Tax eats into BTL profits
Changes to the tax rules on mortgage interest will hit individual BTL owners hard, says the Telegraph. This tax year landlords can only offset 75 per cent of their interest against their profits, which will fall to to 50 per cent next year, 25 per cent in 2019 and zero in 2020. Instead, there will be a 20 per cent tax credit for mortgage interest. For a BTL owner and higher-rate taxpayer currently receiving £5,000 in monthly rent and paying £4,000 in mortgage interest, their 2020 tax bill will rise from £400 to £1,200 per month. Owning property via a company avoids the tax charge, but the costs of transfer, including capital gains tax and stamp duty, are putting landlords off making the change.
Drawdown results: OK so far
The Telegraph reviewed the results from pension investments in drawdown since the rules changed in 2015. It asked how investors had fared with different strategies assuming the same income withdrawals of 4 per cent of the initial sum. Putting it all into shares gave a roller-coaster ride where at one point the fund value dipped to just under £89,000 but recovered to £105,000 in May 2017. The best result was from a multi-asset fund whose value only fell to £94,000 and had reached £104,000 by the end of the 23-month period.
Giving up the secure income from a final salary pension scheme is a big decision, says the Telegraph. Though current transfer values seem huge, they are often compared with the wrong figure: the pension entitlement at the time you left the scheme. Instead, the transfer value should be compared to the revalued income. When you do this, the transfer value may be more like 20 times the future pension rather than over 30 times. The only people for whom a decision is clear cut are those in ill health or with no dependants, for whom the control and inheritability of an independent pension fund are often much more valuable than a lifetime income promise.
Make big savings on your mortgage
People whose initial mortgage deals have expired are automatically transferred to the lender’s Standard Variable Rate. Usually, this is well above the best rates available elsewhere (the current average is 4.8 per cent) and many people could save thousands each year by switching their loan, says the Mail. Yet surveys show that people are twice as likely to switch energy supplier – for a much smaller saving – than mortgage lender. Current best-buy rates of just over 1 per cent for two-year fixes mean someone with a £150,000 loan could save £500 per month by switching from SVR.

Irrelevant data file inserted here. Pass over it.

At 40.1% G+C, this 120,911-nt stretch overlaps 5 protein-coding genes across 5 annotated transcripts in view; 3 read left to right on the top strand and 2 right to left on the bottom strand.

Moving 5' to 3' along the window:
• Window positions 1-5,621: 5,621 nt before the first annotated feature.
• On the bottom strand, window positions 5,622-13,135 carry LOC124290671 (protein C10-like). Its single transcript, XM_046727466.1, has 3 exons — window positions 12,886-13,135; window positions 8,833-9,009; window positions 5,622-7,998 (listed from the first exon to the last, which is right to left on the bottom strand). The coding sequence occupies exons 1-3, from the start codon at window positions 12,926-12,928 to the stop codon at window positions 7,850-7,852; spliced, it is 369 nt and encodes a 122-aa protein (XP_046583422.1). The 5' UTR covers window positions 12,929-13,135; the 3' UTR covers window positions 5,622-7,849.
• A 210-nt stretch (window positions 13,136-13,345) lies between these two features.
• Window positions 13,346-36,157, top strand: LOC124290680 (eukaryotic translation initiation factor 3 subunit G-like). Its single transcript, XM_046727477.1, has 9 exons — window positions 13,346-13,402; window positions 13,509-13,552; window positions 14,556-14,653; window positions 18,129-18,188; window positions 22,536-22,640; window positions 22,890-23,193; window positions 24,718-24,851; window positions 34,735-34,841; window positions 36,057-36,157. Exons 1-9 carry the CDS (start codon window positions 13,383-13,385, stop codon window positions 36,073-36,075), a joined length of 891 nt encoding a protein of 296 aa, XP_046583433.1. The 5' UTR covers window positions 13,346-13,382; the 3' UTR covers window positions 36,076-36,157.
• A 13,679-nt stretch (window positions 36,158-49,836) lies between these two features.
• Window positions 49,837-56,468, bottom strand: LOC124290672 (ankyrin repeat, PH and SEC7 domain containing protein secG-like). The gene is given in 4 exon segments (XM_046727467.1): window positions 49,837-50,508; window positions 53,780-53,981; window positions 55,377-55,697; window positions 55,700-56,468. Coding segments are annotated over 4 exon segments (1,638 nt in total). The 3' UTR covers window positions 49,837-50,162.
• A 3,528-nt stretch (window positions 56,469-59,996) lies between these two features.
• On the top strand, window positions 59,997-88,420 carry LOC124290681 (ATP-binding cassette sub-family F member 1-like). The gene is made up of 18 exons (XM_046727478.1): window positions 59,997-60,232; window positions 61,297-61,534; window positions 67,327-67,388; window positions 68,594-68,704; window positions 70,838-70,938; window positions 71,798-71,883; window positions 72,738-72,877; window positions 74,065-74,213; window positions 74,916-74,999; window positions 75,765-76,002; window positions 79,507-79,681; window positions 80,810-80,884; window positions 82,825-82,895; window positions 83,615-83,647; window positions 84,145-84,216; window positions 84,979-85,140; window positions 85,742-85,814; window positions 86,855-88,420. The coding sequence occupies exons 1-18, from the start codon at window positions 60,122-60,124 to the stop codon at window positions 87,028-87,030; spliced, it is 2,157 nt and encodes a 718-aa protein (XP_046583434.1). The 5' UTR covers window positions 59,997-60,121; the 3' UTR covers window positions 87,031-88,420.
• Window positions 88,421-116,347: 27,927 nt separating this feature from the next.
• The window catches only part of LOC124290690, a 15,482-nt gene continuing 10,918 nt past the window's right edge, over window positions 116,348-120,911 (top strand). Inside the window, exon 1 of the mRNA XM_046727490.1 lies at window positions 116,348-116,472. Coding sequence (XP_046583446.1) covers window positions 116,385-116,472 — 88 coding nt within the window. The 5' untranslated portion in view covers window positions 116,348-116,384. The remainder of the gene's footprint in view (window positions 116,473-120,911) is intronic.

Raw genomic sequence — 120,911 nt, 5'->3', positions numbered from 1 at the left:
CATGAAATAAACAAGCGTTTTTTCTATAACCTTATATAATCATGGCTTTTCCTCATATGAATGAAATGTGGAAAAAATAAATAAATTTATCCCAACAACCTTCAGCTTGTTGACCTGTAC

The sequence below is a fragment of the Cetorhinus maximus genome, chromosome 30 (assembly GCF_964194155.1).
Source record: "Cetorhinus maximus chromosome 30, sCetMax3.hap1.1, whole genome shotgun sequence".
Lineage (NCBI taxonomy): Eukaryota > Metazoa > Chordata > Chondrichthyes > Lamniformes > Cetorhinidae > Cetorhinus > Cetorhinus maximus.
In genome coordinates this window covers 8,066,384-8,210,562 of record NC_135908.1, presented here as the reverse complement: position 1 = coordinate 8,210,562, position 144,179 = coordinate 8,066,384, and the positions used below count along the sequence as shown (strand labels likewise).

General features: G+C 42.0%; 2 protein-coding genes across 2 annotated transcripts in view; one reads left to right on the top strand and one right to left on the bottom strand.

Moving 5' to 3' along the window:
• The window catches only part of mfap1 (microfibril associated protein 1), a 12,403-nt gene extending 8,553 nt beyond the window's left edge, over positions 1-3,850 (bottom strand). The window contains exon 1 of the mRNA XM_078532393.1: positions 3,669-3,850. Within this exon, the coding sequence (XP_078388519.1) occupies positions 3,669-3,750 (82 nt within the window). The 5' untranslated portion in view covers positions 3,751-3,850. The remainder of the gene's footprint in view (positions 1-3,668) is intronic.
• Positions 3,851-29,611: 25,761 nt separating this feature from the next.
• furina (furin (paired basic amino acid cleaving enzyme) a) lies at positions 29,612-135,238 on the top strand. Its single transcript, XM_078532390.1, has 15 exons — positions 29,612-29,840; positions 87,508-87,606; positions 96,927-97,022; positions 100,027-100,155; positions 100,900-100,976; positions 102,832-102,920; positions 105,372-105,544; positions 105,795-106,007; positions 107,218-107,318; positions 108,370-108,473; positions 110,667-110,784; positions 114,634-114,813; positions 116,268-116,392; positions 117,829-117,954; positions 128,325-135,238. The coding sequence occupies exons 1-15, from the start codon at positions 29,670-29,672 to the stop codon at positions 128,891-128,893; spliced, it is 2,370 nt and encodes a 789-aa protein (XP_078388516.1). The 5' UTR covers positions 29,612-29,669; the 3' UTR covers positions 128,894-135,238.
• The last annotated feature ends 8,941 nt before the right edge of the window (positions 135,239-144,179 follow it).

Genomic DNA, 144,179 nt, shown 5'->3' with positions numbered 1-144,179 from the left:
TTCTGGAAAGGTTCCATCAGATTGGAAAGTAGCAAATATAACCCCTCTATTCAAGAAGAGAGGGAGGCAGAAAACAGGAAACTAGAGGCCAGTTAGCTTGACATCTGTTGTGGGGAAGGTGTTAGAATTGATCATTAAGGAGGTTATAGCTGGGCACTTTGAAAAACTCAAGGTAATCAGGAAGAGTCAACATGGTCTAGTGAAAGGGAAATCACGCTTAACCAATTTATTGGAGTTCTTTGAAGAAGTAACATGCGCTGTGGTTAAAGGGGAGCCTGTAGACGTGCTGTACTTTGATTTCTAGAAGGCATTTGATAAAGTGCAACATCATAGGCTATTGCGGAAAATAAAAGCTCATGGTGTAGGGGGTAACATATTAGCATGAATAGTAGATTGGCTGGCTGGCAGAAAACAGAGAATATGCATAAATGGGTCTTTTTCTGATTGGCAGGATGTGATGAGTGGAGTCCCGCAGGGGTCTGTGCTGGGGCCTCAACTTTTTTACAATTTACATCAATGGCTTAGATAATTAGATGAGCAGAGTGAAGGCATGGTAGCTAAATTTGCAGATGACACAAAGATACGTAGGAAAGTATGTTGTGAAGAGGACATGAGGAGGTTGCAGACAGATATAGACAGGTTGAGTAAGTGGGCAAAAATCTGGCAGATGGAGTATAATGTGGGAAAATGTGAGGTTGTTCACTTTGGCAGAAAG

More pay top tax rate
In 2015-16, over 364,000 people paid the top rate of income tax of 45 per cent on incomes of over £150,000, up from 311,000 the previous year, says the BBC. A further 4.2 million people, or 13.7 per cent of all taxpayers, pay the 40 per cent rate. The top 1 per cent of taxpayers had 12 per cent of total UK income and paid 27.7 per cent of all the income tax collected by HMRC.
Not working, but still paying
A third of people who expect to retire this year are still financially supporting family members, says the Independent. Most commonly, the money – an average of almost £260 per month – is going to children or grandchildren, but some are also supporting parents. Prudential, which did the research, reckoned that on average the payments would mount up to £62,000 over the course of their retirement.
Switch that CTF now
In 2011, Junior ISAs (JISA) were introduced when the government stopped paying in an initial contribution to Child Trust Funds (CTFs). And for many of the 6 million or so CTF accounts, says the Sunday Times, it would make sense to switch an existing CTF plan to a Junior ISA, because it offers a better choice of investments and lower charges. In most cases, there’s no exit fee from the CTF. The annual contribution limit for the JISA is currently £4,128 and once the account is set up anyone can contribute to it.
As tax year end approaches, there is still time to make use of your available reliefs and allowances.
This tax year end planning checklist covers the main planning opportunities available to UK resident individuals and will hopefully help to inspire action to reduce tax for the 2023/24 tax year and to plan ahead for 2024/25.
As tax rate band thresholds are changing, understanding the impact on high rate taxpayers and the economy is crucial.
It was recently revealed in the media that the amount we need to enjoy a ‘moderate’ retirement has increased by £8,000 per annum, a 38% increase, in just one year.